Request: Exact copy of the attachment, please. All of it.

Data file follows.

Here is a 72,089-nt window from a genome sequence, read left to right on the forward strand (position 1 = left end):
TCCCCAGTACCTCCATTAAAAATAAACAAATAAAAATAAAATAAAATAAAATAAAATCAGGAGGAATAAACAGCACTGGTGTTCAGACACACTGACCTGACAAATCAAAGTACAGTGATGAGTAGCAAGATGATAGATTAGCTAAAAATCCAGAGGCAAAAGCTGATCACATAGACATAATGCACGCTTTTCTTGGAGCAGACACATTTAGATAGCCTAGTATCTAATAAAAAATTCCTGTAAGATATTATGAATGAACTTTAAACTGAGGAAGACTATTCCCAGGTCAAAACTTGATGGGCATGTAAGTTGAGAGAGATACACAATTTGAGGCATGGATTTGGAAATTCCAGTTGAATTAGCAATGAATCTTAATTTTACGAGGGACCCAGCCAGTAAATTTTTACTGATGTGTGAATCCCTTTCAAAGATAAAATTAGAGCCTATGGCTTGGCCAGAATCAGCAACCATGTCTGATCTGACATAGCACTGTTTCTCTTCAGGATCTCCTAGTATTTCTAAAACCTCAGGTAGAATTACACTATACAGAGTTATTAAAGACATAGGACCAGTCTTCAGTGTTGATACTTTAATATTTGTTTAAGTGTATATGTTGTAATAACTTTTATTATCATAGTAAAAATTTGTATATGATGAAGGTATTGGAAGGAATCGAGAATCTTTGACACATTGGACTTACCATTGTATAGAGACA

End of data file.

Here is a 72,089-nt window from a genome sequence, read left to right on the forward strand (position 1 = left end):
TCCCCAGTACCTCCATTAAAAATAAACAAATAAAAATAAAATAAAATAAAATAAAATCAGGAGGAATAAACAGCACTGGTGTTCAGACACACTGACCTGACAAATCAAAGTACAGTGATGAGTAGCAAGATGATAGATTAGCTAAAAATCCAGAGGCAAAAGCTGATCACATAGACATAATGCACGCTTTTCTTGGAGCAGACACATTTAGATAGCCTAGTATCTAATAAAAAATTCCTGTAAGATATTATGAATGAACTTTAAACTGAGGAAGACTATTCCCAGGTCAAAACTTGATGGGCATGTAAGTTGAGAGAGATACACAATTTGAGGCATGGATTTGGAAATTCCAGTTGAATTAGCAATGAATCTTAATTTTACGAGGGACCCAGCCAGTAAATTTTTACTGATGTGTGAATCCCTTTCAAAGATAAAATTAGAGCCTATGGCTTGGCCAGAATCAGCAACCATGTCTGATCTGACATAGCACTGTTTCTCTTCAGGATCTCCTAGTATTTCTAAAACCTCAGGTAGAATTACACTATACAGAGTTATTAAAGACATAGGACCAGTCTTCAGTGTTGATACTTTAATATTTGTTTAAGTGTATATGTTGTAATAACTTTTATTATCATAGTAAAAATTTGTATATGATGAAGGTATTGGAAGGAATCGAGAATCTTTGACACATTGGACTTACCATTGTATAGAGACA